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Behavioral assessment of emotion discrimination, emotion regulation, and cognitive control in childhood, adolescence, and adulthood.

Tottenham N, Hare TA, Casey BJ - Front Psychol (2011)

Bottom Line: The current study tested 100 children, adolescents, and adults on an Emotional Go/Nogo task, illustrating the ability of this paradigm to identify the unique developmental patterns for each of these three processes in the context of both positive (happy) and negative emotions (fear, sad, and anger), across three different age groups.The findings suggest that emotion regulation is constructed from basic cognition control and emotion discrimination skills.The patterns of behavior from the Emotional Go/Nogo task provide normative benchmark data across a wide range of emotions that can be used for future behavioral and neuroimaging studies that examine the developmental construction of emotion regulatory processes.

View Article: PubMed Central - PubMed

Affiliation: Developmental Affective Neuroscience Laboratory, Department of Psychology, University of California at Los Angeles Los Angeles, CA, USA.

ABSTRACT
Emotion discrimination, emotion regulation, and cognitive control are three related, yet separable processes that emerge over the course of development. The current study tested 100 children, adolescents, and adults on an Emotional Go/Nogo task, illustrating the ability of this paradigm to identify the unique developmental patterns for each of these three processes in the context of both positive (happy) and negative emotions (fear, sad, and anger), across three different age groups. Consistent with previous literature, our findings show that emotion discrimination and regulatory abilities (both cognitive control and emotion regulation) improve steadily for each age group, with each age group showing unique patterns of performance. The findings suggest that emotion regulation is constructed from basic cognition control and emotion discrimination skills. The patterns of behavior from the Emotional Go/Nogo task provide normative benchmark data across a wide range of emotions that can be used for future behavioral and neuroimaging studies that examine the developmental construction of emotion regulatory processes.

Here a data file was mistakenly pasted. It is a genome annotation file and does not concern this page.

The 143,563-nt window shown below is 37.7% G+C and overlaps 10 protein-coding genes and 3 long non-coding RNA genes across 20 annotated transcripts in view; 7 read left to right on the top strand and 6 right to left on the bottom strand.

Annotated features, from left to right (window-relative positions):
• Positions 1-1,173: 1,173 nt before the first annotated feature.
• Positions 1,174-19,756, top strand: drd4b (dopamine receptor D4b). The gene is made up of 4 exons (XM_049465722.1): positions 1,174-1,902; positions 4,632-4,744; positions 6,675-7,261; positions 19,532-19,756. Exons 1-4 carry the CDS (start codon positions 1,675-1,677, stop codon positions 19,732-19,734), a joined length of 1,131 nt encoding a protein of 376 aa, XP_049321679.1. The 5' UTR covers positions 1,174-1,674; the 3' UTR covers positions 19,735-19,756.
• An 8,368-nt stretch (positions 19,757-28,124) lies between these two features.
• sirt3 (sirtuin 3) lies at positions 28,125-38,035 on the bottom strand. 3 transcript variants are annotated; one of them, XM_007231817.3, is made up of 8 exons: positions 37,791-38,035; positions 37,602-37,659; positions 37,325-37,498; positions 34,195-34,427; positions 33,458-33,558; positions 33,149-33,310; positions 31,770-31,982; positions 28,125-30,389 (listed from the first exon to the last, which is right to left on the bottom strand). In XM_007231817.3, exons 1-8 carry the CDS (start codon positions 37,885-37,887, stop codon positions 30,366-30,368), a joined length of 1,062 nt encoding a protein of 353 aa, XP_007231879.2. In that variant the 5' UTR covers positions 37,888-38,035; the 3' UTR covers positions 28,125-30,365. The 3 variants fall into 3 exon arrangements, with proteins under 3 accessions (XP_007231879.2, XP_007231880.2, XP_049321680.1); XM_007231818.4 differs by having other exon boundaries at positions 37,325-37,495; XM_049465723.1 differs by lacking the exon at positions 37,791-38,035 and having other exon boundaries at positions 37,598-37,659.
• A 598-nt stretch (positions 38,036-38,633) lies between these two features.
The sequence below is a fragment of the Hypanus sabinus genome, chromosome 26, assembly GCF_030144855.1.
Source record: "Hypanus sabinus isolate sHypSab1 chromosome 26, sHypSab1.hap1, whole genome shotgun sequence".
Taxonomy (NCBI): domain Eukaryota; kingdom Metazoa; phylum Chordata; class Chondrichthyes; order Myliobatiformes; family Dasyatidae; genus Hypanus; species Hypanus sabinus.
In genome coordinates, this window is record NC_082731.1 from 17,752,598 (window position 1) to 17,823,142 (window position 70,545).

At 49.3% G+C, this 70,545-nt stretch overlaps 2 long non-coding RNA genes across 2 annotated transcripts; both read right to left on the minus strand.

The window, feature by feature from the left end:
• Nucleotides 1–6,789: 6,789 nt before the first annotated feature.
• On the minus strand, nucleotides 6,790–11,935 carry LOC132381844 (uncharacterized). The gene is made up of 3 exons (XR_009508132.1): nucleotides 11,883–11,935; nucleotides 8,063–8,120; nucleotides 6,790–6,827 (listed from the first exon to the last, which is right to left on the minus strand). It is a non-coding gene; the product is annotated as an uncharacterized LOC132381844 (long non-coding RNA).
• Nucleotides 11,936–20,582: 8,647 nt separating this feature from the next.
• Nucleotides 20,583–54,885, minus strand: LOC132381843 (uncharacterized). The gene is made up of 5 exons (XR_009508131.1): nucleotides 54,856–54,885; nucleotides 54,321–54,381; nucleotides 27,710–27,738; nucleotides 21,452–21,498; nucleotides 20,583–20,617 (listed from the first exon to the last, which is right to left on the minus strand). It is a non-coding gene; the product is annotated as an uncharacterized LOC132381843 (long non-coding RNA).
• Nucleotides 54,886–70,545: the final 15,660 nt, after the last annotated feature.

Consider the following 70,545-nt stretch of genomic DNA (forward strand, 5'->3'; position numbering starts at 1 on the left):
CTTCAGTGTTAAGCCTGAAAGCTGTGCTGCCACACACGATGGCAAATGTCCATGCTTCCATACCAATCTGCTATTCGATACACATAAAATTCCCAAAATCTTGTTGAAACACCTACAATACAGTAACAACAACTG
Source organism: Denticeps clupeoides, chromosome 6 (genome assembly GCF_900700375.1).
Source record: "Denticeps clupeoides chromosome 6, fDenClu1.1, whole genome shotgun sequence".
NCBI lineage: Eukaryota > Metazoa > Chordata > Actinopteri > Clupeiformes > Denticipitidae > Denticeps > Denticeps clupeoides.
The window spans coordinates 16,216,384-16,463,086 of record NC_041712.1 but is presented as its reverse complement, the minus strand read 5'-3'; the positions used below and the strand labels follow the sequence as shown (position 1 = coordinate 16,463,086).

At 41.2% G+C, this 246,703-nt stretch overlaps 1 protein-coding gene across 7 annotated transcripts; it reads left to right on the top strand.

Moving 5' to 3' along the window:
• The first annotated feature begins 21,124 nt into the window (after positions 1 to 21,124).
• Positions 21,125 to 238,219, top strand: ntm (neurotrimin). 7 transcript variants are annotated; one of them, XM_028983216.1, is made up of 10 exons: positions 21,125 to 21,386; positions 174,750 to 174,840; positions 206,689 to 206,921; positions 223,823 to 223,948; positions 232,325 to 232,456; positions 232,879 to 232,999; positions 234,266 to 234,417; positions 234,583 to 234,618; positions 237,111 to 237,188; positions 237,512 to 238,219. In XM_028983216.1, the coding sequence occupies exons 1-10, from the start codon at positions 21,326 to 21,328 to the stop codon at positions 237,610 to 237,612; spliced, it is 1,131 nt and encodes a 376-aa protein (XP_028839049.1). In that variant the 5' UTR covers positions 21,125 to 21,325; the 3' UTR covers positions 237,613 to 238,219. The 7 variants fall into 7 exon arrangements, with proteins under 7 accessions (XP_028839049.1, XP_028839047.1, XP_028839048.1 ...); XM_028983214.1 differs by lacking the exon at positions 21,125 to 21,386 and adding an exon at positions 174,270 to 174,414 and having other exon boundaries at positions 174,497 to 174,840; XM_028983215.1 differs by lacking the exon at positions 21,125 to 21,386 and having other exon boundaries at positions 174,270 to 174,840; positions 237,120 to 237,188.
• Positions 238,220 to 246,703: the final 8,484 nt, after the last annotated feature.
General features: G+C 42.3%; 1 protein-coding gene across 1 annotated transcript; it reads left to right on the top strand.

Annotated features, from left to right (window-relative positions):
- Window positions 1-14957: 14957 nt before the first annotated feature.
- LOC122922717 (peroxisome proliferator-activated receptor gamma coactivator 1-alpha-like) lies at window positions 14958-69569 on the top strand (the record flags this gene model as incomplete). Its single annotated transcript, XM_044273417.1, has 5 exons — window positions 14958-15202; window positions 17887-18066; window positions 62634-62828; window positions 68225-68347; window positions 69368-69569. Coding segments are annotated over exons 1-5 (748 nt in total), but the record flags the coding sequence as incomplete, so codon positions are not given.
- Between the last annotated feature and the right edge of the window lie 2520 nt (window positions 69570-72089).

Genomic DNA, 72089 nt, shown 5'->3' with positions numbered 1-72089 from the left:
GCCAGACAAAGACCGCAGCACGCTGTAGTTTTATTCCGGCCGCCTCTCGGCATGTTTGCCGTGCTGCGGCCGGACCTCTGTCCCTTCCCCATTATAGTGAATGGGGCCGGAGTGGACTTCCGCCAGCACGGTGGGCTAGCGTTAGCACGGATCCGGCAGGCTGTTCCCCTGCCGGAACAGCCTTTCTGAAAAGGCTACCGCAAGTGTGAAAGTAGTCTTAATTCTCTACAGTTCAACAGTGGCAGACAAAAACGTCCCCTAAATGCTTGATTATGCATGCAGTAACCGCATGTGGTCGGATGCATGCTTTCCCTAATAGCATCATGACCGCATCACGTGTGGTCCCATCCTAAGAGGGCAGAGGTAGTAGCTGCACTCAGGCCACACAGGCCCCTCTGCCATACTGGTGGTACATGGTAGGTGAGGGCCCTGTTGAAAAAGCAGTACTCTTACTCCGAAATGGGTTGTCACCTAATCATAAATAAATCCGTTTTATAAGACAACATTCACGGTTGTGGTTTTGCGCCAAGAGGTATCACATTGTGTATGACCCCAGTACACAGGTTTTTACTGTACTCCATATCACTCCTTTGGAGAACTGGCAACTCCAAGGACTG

No MeSH data available.


Cognitive control versus emotion regulation. (A) Cognitive control showed a steady improvement in performance for each age group, as indexed by decreasing false alarm rate. (B) Relative to cognitive control, emotion regulation, defined by false alarms to emotional “nogo” stimuli, was more impaired for all subjects, and the discrepancy between cognitive control and emotion regulation diminished with increasing age group.
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Figure 3: Cognitive control versus emotion regulation. (A) Cognitive control showed a steady improvement in performance for each age group, as indexed by decreasing false alarm rate. (B) Relative to cognitive control, emotion regulation, defined by false alarms to emotional “nogo” stimuli, was more impaired for all subjects, and the discrepancy between cognitive control and emotion regulation diminished with increasing age group.

Mentions: A repeated measures ANOVA with between subjects factors of age group (children, adolescents, adults) and gender (male, female) and within subjects factors of emotion (happy, fear, angry, sad) and stimulus type (emotion as “go” or “nogo”) was performed on the dependent measure of false alarm rate. As shown in Figure 3, there were two-way interactions of age by stimulus type [F(2,94) = 5.88, p < 0.04, ] and emotion by stimulus type [F(3,282) = 3.67, p < 0.015, ], and there were main effects of age [F(2,94) = 40.29, p < 10−13, ], emotion [F(3,282) = 31.21, p < 10−17, ], and stimulus type [F(1,94) = 34.18, p < 10−8, ].